Monday, February 18, 2008

Do you have a hormone imbalance?

Well I was going to do a blog today about estrogen dominance (which is a hormone imbalance), but then I decided that maybe you all would like to find out first if you actually have a hormone imbalance. The following is a test from Dr. John Lee who was one of the foremost in hormone balance and estrogen dominance. My next several blogs with cover the actual hormone imbalances, what causes them, and what you should do about them.

Okay here's the test (it's from Dr. John Lee's book Dr. John Lee's Hormone Imbalance Made Simple):

Instructions:

1) Read carefully through the list of symptoms in each group, and put a check mark next to each symptom that you have. (If you check off the same symptom in more than one group that is fine.)

2) Go back and count the check marks in each group. In any group where you have two or more symptoms checked off, there is a good chance that you have the hormone imbalance represented by that group.

3) The more symptoms you check off, the higher the likelihood that you have the hormone imbalance represented by that group. (Some people may have more than one type of hormone imbalance.)

Symptom Group 1
  • PMS
  • Insomnia
  • Early Miscarriage
  • Painful and/or lumpy breasts
  • Unexplained weight gain
  • Cyclical headaches (headaches that you get with your cycle)
  • Anxiety
  • Infertility

_____ TOTAL BOXES CHECKED

Symptom Group 2

  • Vaginal dryness
  • Night sweats
  • Painful intercourse
  • Memory problems
  • Bladder infections
  • Lethargic depression
  • Hot flashes

_____TOTAL BOXES CHECKED

Symptom Group 3

  • Puffiness and bloating
  • Cervical dysplasia (abnormal pap smear)
  • Rapid weight gain
  • Breat tenderness
  • Mood swings
  • Heavy bleeding
  • Anxious depression
  • Migraine headaches
  • Insomnia
  • Foggy thinking
  • Red flush on face
  • Gallbladder problems
  • Weepiness

_____TOTAL BOXES CHECKED

Symptom Group 4

A combination of the symptoms in group 1 and group 3. (If you have checked two or more boxes in each of thes two groups, you may belong to symptom group 4.)

_____TOTAL BOXES CHECKED

Symptom Group 5

  • Acne
  • Polycystic ovary syndrome (PCOS)
  • Excessive hair on the face and the arms
  • Hypoglycemia and/or unstable blood sugar
  • Thinning hair on the head
  • Infertility
  • Ovarian cysts
  • Mid-cycle pain

____TOTAL BOXES CHECKED

Symptom Group 6

  • Debilitating fatigue
  • Unstable blood sugar
  • Foggy thinking
  • Low blood pressure
  • Thin and/or dry skin
  • Intolerance to exercise
  • Brown spots on face

____TOTAL BOXES CHECKED

If you have check two or more boxed in one or more symptom groups, see the "Answers" section below to find out what type of homonal imbalance(s) you may have.

Answers

Symptom Group 1

Progesterone deficiency: This is the most common hormone imbalance among women of all ages. You may need to change your diet, eliminate synthetic hormones (including birth control pills), and begin to use some progesterone cream.

Symptom Group 2

Estrogen deficiency: This hormone imbalance is most common in menopausal women -- especially if you are petite and/or slim. You may need to make some special changes to your diet or tak some women's herbs; some women may even need a little bit of natural estrogen (about one-tenth the does usually prescribed by doctors).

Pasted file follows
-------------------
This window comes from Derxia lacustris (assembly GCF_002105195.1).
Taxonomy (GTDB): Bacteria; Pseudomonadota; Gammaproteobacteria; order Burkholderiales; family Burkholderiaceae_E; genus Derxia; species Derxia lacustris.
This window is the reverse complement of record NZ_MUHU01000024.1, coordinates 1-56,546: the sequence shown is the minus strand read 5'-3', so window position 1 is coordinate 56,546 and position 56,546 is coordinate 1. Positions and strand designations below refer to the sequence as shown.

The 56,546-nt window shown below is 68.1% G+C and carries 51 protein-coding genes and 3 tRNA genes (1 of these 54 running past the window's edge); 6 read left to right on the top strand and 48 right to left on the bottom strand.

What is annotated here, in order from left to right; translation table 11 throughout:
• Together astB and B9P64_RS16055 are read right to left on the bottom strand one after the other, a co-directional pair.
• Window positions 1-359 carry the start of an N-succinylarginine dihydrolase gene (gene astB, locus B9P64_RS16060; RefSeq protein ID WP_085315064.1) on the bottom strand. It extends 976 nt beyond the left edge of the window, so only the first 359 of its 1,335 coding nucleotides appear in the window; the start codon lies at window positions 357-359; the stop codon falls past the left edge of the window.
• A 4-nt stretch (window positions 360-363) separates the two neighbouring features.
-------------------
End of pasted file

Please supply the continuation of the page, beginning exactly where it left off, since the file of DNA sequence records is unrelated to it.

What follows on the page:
Symptom Group 3

Excess Estrogen: In women, this is most often solved by getting off of the conventional synthetic hormones most often prescribed by doctors for menopausal women. Adding progesterone often help relieve symptoms and balance hormones.

Symptom Group 4

Estrogen dominance: This is caused when you don't have enough progesterone to balance the effects of estrogen. Thus, you can have low estrogen or symptoms of estrogen deficiency, but if you have even lower progesterone, you can have symptoms of estrogen dominance. Many women between the ages of 40 and 50 suffer from estrogen dominance. You may want to try using some natural progesterone cream. In saliva hormone testing, when your estrogen is at its optimal level, your progesterone should be about 200 times higher. In other words, the ratio of progesterone to estrogen for hormone balance would be about 200:1.

Symptom Group 5

Excess androgens (male hormones): This is most often caused by too much sugar and simple carbohydrates in the diet, and can often be changed with simple dietary charnges and regular, moderate exercise.

Symptom Group 6

Cortisol deficiency: This is caused by tired adrenals, which is usually caused by chronic stress. If you're trying to juggle a job and a family, chances are good you have tired adrenals. Please read either What Your Doctor May Not Tell You About Menopause or What Your Doctor May Not Tell You About Premenopause for detailed recommendations on restoring tired adrenals.

* This was excerpted from Dr. John Lee's Hormone Balance Made Simple.

Okay so now we all know if we have hormone imbalances and what they are. Starting with the next blog I will start to go over the hormone imbalance in detail, what causes them, and how to correct them. Until then. . .

Favorite links on this topic:

http://www.johnleemd.com/

http://www.hopkinstestkits.com/

http://www.hopkinshealthwatch.com/

Additional Reading:


2 comments:

Najwa said...

Thanks. This post is very helpful.

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